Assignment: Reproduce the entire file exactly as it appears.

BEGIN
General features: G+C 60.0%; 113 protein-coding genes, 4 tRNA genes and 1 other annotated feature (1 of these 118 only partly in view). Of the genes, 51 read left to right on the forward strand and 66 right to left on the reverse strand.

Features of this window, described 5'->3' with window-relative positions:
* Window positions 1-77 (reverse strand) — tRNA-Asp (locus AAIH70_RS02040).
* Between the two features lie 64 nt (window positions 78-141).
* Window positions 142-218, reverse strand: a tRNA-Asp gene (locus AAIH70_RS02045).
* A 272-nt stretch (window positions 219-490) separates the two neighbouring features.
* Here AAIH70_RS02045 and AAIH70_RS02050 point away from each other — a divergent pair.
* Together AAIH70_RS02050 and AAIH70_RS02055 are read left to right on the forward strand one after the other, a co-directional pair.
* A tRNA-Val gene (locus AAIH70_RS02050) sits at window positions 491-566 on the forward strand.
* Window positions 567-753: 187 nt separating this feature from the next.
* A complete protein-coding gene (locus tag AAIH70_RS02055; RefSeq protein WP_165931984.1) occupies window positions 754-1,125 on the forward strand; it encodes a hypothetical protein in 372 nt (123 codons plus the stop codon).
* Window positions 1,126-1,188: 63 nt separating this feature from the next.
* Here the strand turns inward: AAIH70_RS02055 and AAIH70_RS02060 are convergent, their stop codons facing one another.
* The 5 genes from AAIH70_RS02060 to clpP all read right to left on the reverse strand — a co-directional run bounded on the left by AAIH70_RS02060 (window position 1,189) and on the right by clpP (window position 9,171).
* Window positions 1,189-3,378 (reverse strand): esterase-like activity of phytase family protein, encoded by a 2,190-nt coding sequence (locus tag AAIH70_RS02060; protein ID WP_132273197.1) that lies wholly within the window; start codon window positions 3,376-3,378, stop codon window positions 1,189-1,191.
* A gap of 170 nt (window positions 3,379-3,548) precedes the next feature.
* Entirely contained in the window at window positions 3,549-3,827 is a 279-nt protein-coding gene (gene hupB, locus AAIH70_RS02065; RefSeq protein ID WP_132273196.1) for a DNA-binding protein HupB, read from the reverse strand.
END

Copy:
General features: G+C 60.0%; 113 protein-coding genes, 4 tRNA genes and 1 other annotated feature (1 of these 118 only partly in view). Of the genes, 51 read left to right on the forward strand and 66 right to left on the reverse strand.

Features of this window, described 5'->3' with window-relative positions:
* Window positions 1-77 (reverse strand) — tRNA-Asp (locus AAIH70_RS02040).
* Between the two features lie 64 nt (window positions 78-141).
* Window positions 142-218, reverse strand: a tRNA-Asp gene (locus AAIH70_RS02045).
* A 272-nt stretch (window positions 219-490) separates the two neighbouring features.
* Here AAIH70_RS02045 and AAIH70_RS02050 point away from each other — a divergent pair.
* Together AAIH70_RS02050 and AAIH70_RS02055 are read left to right on the forward strand one after the other, a co-directional pair.
* A tRNA-Val gene (locus AAIH70_RS02050) sits at window positions 491-566 on the forward strand.
* Window positions 567-753: 187 nt separating this feature from the next.
* A complete protein-coding gene (locus tag AAIH70_RS02055; RefSeq protein WP_165931984.1) occupies window positions 754-1,125 on the forward strand; it encodes a hypothetical protein in 372 nt (123 codons plus the stop codon).
* Window positions 1,126-1,188: 63 nt separating this feature from the next.
* Here the strand turns inward: AAIH70_RS02055 and AAIH70_RS02060 are convergent, their stop codons facing one another.
* The 5 genes from AAIH70_RS02060 to clpP all read right to left on the reverse strand — a co-directional run bounded on the left by AAIH70_RS02060 (window position 1,189) and on the right by clpP (window position 9,171).
* Window positions 1,189-3,378 (reverse strand): esterase-like activity of phytase family protein, encoded by a 2,190-nt coding sequence (locus tag AAIH70_RS02060; protein ID WP_132273197.1) that lies wholly within the window; start codon window positions 3,376-3,378, stop codon window positions 1,189-1,191.
* A gap of 170 nt (window positions 3,379-3,548) precedes the next feature.
* Entirely contained in the window at window positions 3,549-3,827 is a 279-nt protein-coding gene (gene hupB, locus AAIH70_RS02065; RefSeq protein ID WP_132273196.1) for a DNA-binding protein HupB, read from the reverse strand.